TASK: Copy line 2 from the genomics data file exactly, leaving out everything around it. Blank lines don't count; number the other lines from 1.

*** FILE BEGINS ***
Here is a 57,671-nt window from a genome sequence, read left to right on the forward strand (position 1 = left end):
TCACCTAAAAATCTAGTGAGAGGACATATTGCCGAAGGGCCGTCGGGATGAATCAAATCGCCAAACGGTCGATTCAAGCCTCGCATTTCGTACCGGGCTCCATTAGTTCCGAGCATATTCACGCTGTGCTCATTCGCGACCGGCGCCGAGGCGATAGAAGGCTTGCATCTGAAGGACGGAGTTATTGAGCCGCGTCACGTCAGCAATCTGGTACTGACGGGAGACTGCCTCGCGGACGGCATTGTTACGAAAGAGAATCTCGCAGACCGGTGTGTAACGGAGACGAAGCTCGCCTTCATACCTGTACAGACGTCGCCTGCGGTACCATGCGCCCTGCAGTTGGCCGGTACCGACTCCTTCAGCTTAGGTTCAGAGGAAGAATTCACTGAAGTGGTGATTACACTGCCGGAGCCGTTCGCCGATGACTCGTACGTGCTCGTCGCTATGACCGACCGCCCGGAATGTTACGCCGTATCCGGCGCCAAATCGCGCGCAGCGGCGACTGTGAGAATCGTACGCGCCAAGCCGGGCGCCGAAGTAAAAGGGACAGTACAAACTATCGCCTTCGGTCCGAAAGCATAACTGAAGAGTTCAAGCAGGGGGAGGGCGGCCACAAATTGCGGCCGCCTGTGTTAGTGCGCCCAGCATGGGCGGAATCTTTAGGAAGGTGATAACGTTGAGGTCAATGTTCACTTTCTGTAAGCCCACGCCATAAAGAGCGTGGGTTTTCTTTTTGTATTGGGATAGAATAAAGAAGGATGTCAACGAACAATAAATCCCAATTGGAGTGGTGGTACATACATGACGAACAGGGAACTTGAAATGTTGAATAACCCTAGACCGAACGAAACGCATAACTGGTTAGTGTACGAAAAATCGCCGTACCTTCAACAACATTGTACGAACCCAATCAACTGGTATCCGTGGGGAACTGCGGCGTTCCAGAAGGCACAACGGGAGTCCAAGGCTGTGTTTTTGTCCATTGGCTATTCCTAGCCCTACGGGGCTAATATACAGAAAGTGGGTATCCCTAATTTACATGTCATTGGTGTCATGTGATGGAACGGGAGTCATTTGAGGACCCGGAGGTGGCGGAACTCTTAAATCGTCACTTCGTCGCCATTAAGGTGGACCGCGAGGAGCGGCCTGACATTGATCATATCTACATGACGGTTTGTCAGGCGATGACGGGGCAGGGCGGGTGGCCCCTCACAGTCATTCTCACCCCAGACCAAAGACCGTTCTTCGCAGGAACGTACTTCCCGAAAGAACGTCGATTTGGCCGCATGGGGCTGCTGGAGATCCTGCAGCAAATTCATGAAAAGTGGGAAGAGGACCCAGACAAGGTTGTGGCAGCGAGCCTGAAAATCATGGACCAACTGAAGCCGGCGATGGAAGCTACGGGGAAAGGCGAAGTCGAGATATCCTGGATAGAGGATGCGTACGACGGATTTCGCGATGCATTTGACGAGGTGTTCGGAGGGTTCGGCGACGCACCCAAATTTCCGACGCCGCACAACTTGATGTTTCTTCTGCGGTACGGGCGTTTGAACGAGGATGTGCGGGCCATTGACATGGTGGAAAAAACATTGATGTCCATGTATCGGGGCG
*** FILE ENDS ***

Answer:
TCACCTAAAAATCTAGTGAGAGGACATATTGCCGAAGGGCCGTCGGGATGAATCAAATCGCCAAACGGTCGATTCAAGCCTCGCATTTCGTACCGGGCTCCATTAGTTCCGAGCATATTCACGCTGTGCTCATTCGCGACCGGCGCCGAGGCGATAGAAGGCTTGCATCTGAAGGACGGAGTTATTGAGCCGCGTCACGTCAGCAATCTGGTACTGACGGGAGACTGCCTCGCGGACGGCATTGTTACGAAAGAGAATCTCGCAGACCGGTGTGTAACGGAGACGAAGCTCGCCTTCATACCTGTACAGACGTCGCCTGCGGTACCATGCGCCCTGCAGTTGGCCGGTACCGACTCCTTCAGCTTAGGTTCAGAGGAAGAATTCACTGAAGTGGTGATTACACTGCCGGAGCCGTTCGCCGATGACTCGTACGTGCTCGTCGCTATGACCGACCGCCCGGAATGTTACGCCGTATCCGGCGCCAAATCGCGCGCAGCGGCGACTGTGAGAATCGTACGCGCCAAGCCGGGCGCCGAAGTAAAAGGGACAGTACAAACTATCGCCTTCGGTCCGAAAGCATAACTGAAGAGTTCAAGCAGGGGGAGGGCGGCCACAAATTGCGGCCGCCTGTGTTAGTGCGCCCAGCATGGGCGGAATCTTTAGGAAGGTGATAACGTTGAGGTCAATGTTCACTTTCTGTAAGCCCACGCCATAAAGAGCGTGGGTTTTCTTTTTGTATTGGGATAGAATAAAGAAGGATGTCAACGAACAATAAATCCCAATTGGAGTGGTGGTACATACATGACGAACAGGGAACTTGAAATGTTGAATAACCCTAGACCGAACGAAACGCATAACTGGTTAGTGTACGAAAAATCGCCGTACCTTCAACAACATTGTACGAACCCAATCAACTGGTATCCGTGGGGAACTGCGGCGTTCCAGAAGGCACAACGGGAGTCCAAGGCTGTGTTTTTGTCCATTGGCTATTCCTAGCCCTACGGGGCTAATATACAGAAAGTGGGTATCCCTAATTTACATGTCATTGGTGTCATGTGATGGAACGGGAGTCATTTGAGGACCCGGAGGTGGCGGAACTCTTAAATCGTCACTTCGTCGCCATTAAGGTGGACCGCGAGGAGCGGCCTGACATTGATCATATCTACATGACGGTTTGTCAGGCGATGACGGGGCAGGGCGGGTGGCCCCTCACAGTCATTCTCACCCCAGACCAAAGACCGTTCTTCGCAGGAACGTACTTCCCGAAAGAACGTCGATTTGGCCGCATGGGGCTGCTGGAGATCCTGCAGCAAATTCATGAAAAGTGGGAAGAGGACCCAGACAAGGTTGTGGCAGCGAGCCTGAAAATCATGGACCAACTGAAGCCGGCGATGGAAGCTACGGGGAAAGGCGAAGTCGAGATATCCTGGATAGAGGATGCGTACGACGGATTTCGCGATGCATTTGACGAGGTGTTCGGAGGGTTCGGCGACGCACCCAAATTTCCGACGCCGCACAACTTGATGTTTCTTCTGCGGTACGGGCGTTTGAACGAGGATGTGCGGGCCATTGACATGGTGGAAAAAACATTGATGTCCATGTATCGGGGCG